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  1. #1
    Junior Member colette's Avatar
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    High Max HR, high LT but not in shape

    Can someone help me with advice on training? I am 25 and I have been cycling for over a year now and consider myself in moderately good shape, but I would like to begin training more seriously.

    I have always noticed that I have a high max HR (usually work out in the 170's-180's and able to keep up a conversation). I think my max HR is somewhere around 205. My resting HR is 60. Today I decided to measure my lactate threshold. I was able to maintain 182 for 7 miles and could have gone longer. This works out to 90% of max, which according to most websites is way too high since I am far from an elite athlete!

    My question: Assuming I haven't mis-measured my HR/LT values by too much, what does this mean? How should I focus my training to get in better endurance shape since I doubt I can push my LT very much higher?

    p.s. I am a doctor and have a good understanding of the physiology... but I am at a loss!

  2. #2
    Extreme nutter
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    Welcome to the club mate, my max heart rate is 210.
    i can ride all day long at 195 and talk, i can hold rates of around 197-205 in sprints. but have a resting rate of 49bhp

    the question is what you mean by taking your training more seriously.
    you want faster sprints, longer ride or what goals have you got? cuz those will effect you'r training plan.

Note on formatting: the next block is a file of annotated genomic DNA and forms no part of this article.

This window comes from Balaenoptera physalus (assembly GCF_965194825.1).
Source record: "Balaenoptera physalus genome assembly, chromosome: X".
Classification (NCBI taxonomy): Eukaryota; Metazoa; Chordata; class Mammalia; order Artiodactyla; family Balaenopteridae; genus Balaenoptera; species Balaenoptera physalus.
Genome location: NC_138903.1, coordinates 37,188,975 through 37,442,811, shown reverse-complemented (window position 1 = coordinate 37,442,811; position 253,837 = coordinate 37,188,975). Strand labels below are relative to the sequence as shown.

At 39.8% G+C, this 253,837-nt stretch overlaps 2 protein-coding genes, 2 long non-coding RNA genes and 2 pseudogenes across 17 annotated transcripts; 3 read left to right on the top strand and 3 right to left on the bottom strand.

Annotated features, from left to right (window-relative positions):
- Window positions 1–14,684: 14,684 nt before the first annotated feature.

3. #3
    Senior Member DannoXYZ's Avatar
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    The high resting-HR seems to indicate that you're not in as good shape as your HR/LT/max-HR seems shows. Which may make those max-HR/LT numbers suspect. How did you measure your max-HR? Do both a cycling and running test and take the higher of the two. For me personally, I get about 5bpm faster on the treadmill than on the bike and it appear this is common for most people as well.

    The other measurement you may want to look into is VO2-max.

    Also do the 2x20 test for LT. Find a flat steady course where you can do it uninterrupted. Your average-speed on this test will give a good indicator of your fitness level.

    "How should I focus my training to get in better endurance shape since I doubt I can push my LT very much higher?"

    By this, do you mean you want to be able to do longer rides? Or to do your existing rides faster? Each goal would require a different training programme.

  4. #4
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    Quote Originally Posted by DannoXYZ